This week Ann-Christine gives us the prompt Soft for the Lens-Artists Photo Challenge.
My first thought was of some of the photos I had taken last year when I was experimenting with photographing flowers and plants with various unusual lenses. Mostly fast portrait lenses but also some CCTV lenses adapted to a mirrorless camera.
Flora and Fauna Friday this week is the second part of my posts on the Common Hazel (Corylus avellana).
Last week my post was about the male Common Hazel catkins that produce the pollen to fertilise the female flowers.
This week my post is about the female flowers. The flowers are tiny, the entire bud in this photo is approximately the size of the head of a match. The red styles that form the visible part of the flower are 1 to 3 mm long.
This week my Flora and Fauna Friday post is part one of a two part post.
These are Common Hazel (Corylus avellana) catkins, the male flowers that produce the pollen that pollinate the Hazelnut producing female flowers. Photographed in an abandoned orchard at Faddiley near Nantwich in southern Cheshire, England. The catkins and flowers are produced in late winter or early spring before the leaves appear.
I had quite a few ideas for the challenge, none of which I could build a theme around. In the end I decided to simply pick one favourite nature or landscape image from each decade I have been taking photos. Because landscapes and nature have been constant subjects during my photographic journey.
As a result it’s also partly a journey around some of the places I have lived over the years.
1970s. Trees in snow covered farmland in Hatherton, Cheshire, England. I was still in secondary (high) school when this shot was taken. Taken a mile down the side road from my parents house at the time. It was part of the portfolio that got me a place at art school. Despite having been online for nearly a quarter of a century this is the first time I have posted the full frame, uncropped version. I have always cropped to a panoramic format in the past.
1980s. Storm clouds and light beams over Loch Arkaig, Scotland. Memorable because I had spent three days shooting landscapes in almost constant rain. The rain stopped early evening of the third day and the sun started breaking through the storm clouds. This shot was published worldwide by Olympus Japan and won a national photo contest in the U.K.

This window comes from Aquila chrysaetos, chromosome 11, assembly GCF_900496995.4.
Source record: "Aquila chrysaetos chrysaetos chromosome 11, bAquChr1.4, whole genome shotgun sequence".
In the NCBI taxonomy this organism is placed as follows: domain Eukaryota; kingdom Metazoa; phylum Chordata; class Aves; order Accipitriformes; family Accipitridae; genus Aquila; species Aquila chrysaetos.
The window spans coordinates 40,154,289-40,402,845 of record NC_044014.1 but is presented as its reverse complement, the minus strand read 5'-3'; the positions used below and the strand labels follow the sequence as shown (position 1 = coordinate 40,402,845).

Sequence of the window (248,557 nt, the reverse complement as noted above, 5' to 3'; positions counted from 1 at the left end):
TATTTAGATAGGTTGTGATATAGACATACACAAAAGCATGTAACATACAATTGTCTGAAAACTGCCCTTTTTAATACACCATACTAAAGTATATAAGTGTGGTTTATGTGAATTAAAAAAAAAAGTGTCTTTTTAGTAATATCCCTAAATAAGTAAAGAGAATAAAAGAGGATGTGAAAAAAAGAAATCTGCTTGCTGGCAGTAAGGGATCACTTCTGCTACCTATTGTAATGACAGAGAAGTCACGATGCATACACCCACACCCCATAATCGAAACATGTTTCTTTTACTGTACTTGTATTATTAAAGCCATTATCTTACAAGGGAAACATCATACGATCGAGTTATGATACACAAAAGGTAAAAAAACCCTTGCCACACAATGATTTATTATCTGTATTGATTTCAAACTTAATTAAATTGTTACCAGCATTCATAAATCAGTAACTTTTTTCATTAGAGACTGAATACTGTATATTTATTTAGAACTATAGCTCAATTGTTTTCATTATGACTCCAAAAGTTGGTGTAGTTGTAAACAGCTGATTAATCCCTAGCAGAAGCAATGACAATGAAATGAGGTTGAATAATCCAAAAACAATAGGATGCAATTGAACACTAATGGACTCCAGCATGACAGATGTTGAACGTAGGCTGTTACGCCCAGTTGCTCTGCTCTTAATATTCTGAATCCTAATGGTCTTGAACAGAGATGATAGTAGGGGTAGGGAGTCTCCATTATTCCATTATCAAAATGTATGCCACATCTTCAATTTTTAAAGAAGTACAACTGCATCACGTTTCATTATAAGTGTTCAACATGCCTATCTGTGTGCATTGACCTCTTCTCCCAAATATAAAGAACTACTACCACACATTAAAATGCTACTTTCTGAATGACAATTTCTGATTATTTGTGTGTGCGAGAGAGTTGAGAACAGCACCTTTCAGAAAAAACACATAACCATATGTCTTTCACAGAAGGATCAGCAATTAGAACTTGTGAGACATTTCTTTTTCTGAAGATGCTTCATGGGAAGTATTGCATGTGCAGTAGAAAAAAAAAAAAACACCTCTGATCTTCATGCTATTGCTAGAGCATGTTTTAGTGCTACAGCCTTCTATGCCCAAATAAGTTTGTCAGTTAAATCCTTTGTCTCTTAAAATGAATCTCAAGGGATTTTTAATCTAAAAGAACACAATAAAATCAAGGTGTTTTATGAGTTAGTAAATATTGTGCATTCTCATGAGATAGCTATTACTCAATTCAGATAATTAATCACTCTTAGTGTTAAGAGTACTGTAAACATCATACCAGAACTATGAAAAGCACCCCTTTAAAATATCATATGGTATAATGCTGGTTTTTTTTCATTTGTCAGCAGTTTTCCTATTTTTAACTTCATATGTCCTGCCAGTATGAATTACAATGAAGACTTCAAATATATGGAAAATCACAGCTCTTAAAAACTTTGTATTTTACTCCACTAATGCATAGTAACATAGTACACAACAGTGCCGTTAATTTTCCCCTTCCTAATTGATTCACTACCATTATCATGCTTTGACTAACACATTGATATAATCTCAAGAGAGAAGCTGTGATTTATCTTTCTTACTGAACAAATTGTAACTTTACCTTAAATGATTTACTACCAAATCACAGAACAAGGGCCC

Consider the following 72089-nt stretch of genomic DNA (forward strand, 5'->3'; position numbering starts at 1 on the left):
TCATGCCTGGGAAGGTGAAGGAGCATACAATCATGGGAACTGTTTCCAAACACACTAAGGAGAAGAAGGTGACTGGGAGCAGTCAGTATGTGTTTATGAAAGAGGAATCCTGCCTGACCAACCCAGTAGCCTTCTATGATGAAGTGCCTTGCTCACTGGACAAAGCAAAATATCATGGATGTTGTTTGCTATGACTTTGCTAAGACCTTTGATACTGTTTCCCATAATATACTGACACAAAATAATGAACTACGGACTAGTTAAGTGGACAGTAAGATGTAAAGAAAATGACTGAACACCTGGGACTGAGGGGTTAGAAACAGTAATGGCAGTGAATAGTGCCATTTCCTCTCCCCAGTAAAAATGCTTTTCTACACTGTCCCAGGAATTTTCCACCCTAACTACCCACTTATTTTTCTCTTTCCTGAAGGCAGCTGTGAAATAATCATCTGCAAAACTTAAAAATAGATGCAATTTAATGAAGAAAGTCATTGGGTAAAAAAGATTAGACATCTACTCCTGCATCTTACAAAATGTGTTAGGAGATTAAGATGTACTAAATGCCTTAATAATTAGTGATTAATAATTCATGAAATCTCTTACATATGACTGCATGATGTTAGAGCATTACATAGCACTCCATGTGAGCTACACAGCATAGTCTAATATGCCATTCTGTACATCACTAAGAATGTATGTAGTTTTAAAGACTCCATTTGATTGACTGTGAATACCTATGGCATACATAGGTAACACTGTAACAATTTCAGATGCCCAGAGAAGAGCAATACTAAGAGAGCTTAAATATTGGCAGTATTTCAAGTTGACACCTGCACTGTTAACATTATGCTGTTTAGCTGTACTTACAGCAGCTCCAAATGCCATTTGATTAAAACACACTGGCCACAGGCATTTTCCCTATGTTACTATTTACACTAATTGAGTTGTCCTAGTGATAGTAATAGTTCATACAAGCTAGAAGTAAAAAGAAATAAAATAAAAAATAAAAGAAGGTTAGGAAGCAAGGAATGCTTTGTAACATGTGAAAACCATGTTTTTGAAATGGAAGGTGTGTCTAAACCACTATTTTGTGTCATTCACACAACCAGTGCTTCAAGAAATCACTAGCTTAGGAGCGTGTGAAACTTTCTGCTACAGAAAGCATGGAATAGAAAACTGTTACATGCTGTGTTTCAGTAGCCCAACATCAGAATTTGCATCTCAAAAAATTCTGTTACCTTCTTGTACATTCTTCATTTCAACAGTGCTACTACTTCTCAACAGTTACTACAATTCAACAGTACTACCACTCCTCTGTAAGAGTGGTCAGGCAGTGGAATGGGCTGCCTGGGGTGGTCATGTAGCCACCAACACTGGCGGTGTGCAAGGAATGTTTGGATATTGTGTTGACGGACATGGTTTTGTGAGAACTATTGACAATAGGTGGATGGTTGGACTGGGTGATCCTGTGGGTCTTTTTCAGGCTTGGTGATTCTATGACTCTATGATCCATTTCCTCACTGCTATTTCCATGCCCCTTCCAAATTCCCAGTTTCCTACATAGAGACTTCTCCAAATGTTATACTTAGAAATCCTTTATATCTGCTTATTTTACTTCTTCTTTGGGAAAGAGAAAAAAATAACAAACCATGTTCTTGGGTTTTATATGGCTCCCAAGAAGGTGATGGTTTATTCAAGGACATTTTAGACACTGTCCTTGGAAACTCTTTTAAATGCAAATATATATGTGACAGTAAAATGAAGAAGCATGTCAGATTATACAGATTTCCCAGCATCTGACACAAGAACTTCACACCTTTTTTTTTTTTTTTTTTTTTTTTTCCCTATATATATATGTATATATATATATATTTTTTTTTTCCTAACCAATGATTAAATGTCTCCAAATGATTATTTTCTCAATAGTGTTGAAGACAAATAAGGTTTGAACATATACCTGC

1990s. An American White Pelican on Last Mountain Lake. Probably the hardest decade to pick a favourite. I moved from the U.K. to Canada and was doing a lot of nature and landscape photography. One of the most memorable moments was sitting in the water at Last Mountain Lake, Saskatchewan, Canada while a flock of American White Pelicans swam and fished around me.
2000s. Osprey with a White Sucker over Lake Huron. This decade saw me living in Ontario, Canada. For the first 8 years I lived in Southampton on the Lake Huron shoreline. I would frequently head down to the lake shore for sunrise and sunset. If I was down there for the sunrise I would often hang around looking for birds. One morning I watched this Osprey catch the fish and immediately start getting harassed by a couple of Herring Gulls. The Osprey is looking at one of them while the water still drips off the bird and the fish. This was my second year shooting digital.
2010s. A juvenile Ruby-throated Hummingbird in late summer. I was now living on the South Bruce Peninsula, Ontario and in 2018 did a 52 week photo project which is how this blog started. This shot didn’t make it as a weekly pick for the project but it was published in a bird calendar the following year.
2020s. A portrait of a Coneflower. One year into the 2020s and a surprisingly difficult pick. I had a few nice sunrises from the local bay and a nearby lake last summer and autumn. Which meant that I couldn’t pick a favourite because they were all too fresh in my mind. However, I spent part of the first Covid-19 lockdown photographing flowers and plants with various unusual lenses. For this Coneflower I used a fast portrait lens wide open. It’s been a favourite since I took it.